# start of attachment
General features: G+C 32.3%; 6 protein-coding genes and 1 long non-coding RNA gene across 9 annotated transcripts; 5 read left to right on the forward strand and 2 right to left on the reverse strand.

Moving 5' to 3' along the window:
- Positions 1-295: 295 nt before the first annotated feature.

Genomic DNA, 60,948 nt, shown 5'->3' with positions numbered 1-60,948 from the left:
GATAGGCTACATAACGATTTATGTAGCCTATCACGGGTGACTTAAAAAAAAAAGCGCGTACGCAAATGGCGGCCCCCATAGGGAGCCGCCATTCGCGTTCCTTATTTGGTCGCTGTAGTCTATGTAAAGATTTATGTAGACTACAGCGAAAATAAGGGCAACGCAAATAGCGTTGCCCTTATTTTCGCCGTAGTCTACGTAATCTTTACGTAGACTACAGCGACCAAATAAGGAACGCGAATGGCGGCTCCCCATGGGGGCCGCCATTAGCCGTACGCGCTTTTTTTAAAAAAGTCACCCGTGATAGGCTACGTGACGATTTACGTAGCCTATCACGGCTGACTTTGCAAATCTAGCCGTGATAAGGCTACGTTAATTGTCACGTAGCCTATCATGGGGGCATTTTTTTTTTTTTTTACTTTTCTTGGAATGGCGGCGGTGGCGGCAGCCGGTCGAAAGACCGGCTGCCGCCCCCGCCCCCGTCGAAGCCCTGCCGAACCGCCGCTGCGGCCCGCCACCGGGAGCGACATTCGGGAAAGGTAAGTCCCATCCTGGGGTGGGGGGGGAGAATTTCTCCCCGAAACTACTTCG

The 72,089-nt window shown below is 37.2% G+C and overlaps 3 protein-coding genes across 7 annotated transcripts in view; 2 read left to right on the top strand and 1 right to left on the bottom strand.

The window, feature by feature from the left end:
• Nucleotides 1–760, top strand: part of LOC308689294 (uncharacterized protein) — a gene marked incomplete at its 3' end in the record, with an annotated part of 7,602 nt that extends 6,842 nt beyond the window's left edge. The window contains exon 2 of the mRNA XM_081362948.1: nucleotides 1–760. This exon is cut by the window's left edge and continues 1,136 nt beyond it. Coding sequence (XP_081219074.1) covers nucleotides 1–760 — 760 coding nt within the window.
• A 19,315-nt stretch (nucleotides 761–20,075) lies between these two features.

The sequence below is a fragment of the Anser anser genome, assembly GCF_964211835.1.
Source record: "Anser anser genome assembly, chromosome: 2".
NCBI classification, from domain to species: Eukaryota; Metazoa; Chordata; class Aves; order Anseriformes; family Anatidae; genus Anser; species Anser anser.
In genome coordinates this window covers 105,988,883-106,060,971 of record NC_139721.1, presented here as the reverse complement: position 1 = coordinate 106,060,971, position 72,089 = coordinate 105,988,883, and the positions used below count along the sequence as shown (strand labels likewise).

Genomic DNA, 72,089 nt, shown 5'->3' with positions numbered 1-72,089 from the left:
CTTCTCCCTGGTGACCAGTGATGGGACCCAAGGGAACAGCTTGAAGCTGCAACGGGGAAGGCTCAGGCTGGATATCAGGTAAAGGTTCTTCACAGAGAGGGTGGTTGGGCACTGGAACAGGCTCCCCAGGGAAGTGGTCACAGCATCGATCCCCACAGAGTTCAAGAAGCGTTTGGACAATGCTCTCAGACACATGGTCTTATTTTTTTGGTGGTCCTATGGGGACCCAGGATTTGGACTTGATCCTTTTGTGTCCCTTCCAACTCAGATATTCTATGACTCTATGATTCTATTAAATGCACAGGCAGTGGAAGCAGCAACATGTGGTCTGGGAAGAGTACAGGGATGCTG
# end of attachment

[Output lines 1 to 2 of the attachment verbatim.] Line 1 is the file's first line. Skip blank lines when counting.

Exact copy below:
General features: G+C 32.3%; 6 protein-coding genes and 1 long non-coding RNA gene across 9 annotated transcripts; 5 read left to right on the forward strand and 2 right to left on the reverse strand.

Moving 5' to 3' along the window: